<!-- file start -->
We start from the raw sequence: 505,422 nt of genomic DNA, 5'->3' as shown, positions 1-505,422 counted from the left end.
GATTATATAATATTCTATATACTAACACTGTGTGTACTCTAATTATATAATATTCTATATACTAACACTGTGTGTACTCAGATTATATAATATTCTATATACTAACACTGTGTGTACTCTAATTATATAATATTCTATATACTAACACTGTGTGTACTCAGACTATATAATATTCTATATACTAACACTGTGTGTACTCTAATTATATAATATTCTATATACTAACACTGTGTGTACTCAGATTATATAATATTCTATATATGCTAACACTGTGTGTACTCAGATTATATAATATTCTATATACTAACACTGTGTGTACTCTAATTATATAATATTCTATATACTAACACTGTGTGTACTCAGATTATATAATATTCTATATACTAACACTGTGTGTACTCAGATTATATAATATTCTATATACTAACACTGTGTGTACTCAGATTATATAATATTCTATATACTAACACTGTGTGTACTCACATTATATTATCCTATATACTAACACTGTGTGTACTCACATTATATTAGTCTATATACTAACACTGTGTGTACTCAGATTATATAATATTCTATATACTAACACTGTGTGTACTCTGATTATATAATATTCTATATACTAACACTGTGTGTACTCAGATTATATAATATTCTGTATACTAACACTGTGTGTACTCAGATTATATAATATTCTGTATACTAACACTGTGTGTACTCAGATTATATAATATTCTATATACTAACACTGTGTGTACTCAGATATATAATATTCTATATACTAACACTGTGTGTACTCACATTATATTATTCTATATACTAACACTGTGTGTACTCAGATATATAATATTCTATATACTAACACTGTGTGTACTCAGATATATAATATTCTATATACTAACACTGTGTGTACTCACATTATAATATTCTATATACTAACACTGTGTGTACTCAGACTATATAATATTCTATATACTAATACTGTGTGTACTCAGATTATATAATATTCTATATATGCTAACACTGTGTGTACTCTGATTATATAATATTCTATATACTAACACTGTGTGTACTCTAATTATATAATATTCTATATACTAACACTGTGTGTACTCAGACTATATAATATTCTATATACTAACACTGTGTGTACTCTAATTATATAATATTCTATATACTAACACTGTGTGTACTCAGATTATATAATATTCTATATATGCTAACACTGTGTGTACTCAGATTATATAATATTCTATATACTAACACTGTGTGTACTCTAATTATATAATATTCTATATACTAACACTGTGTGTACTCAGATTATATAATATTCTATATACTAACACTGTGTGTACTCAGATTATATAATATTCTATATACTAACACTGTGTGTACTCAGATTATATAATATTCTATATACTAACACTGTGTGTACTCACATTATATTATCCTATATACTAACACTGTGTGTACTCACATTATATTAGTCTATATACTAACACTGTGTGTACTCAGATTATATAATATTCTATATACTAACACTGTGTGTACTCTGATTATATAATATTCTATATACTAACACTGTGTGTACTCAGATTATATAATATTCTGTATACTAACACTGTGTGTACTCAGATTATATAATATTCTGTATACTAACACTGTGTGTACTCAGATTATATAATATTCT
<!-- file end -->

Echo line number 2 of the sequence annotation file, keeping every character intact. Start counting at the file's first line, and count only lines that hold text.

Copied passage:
GATTATATAATATTCTATATACTAACACTGTGTGTACTCTAATTATATAATATTCTATATACTAACACTGTGTGTACTCAGATTATATAATATTCTATATACTAACACTGTGTGTACTCTAATTATATAATATTCTATATACTAACACTGTGTGTACTCAGACTATATAATATTCTATATACTAACACTGTGTGTACTCTAATTATATAATATTCTATATACTAACACTGTGTGTACTCAGATTATATAATATTCTATATATGCTAACACTGTGTGTACTCAGATTATATAATATTCTATATACTAACACTGTGTGTACTCTAATTATATAATATTCTATATACTAACACTGTGTGTACTCAGATTATATAATATTCTATATACTAACACTGTGTGTACTCAGATTATATAATATTCTATATACTAACACTGTGTGTACTCAGATTATATAATATTCTATATACTAACACTGTGTGTACTCACATTATATTATCCTATATACTAACACTGTGTGTACTCACATTATATTAGTCTATATACTAACACTGTGTGTACTCAGATTATATAATATTCTATATACTAACACTGTGTGTACTCTGATTATATAATATTCTATATACTAACACTGTGTGTACTCAGATTATATAATATTCTGTATACTAACACTGTGTGTACTCAGATTATATAATATTCTGTATACTAACACTGTGTGTACTCAGATTATATAATATTCTATATACTAACACTGTGTGTACTCAGATATATAATATTCTATATACTAACACTGTGTGTACTCACATTATATTATTCTATATACTAACACTGTGTGTACTCAGATATATAATATTCTATATACTAACACTGTGTGTACTCAGATATATAATATTCTATATACTAACACTGTGTGTACTCACATTATAATATTCTATATACTAACACTGTGTGTACTCAGACTATATAATATTCTATATACTAATACTGTGTGTACTCAGATTATATAATATTCTATATATGCTAACACTGTGTGTACTCTGATTATATAATATTCTATATACTAACACTGTGTGTACTCTAATTATATAATATTCTATATACTAACACTGTGTGTACTCAGACTATATAATATTCTATATACTAACACTGTGTGTACTCTAATTATATAATATTCTATATACTAACACTGTGTGTACTCAGATTATATAATATTCTATATATGCTAACACTGTGTGTACTCAGATTATATAATATTCTATATACTAACACTGTGTGTACTCTAATTATATAATATTCTATATACTAACACTGTGTGTACTCAGATTATATAATATTCTATATACTAACACTGTGTGTACTCAGATTATATAATATTCTATATACTAACACTGTGTGTACTCAGATTATATAATATTCTATATACTAACACTGTGTGTACTCACATTATATTATCCTATATACTAACACTGTGTGTACTCACATTATATTAGTCTATATACTAACACTGTGTGTACTCAGATTATATAATATTCTATATACTAACACTGTGTGTACTCTGATTATATAATATTCTATATACTAACACTGTGTGTACTCAGATTATATAATATTCTGTATACTAACACTGTGTGTACTCAGATTATATAATATTCTGTATACTAACACTGTGTGTACTCAGATTATATAATATTCT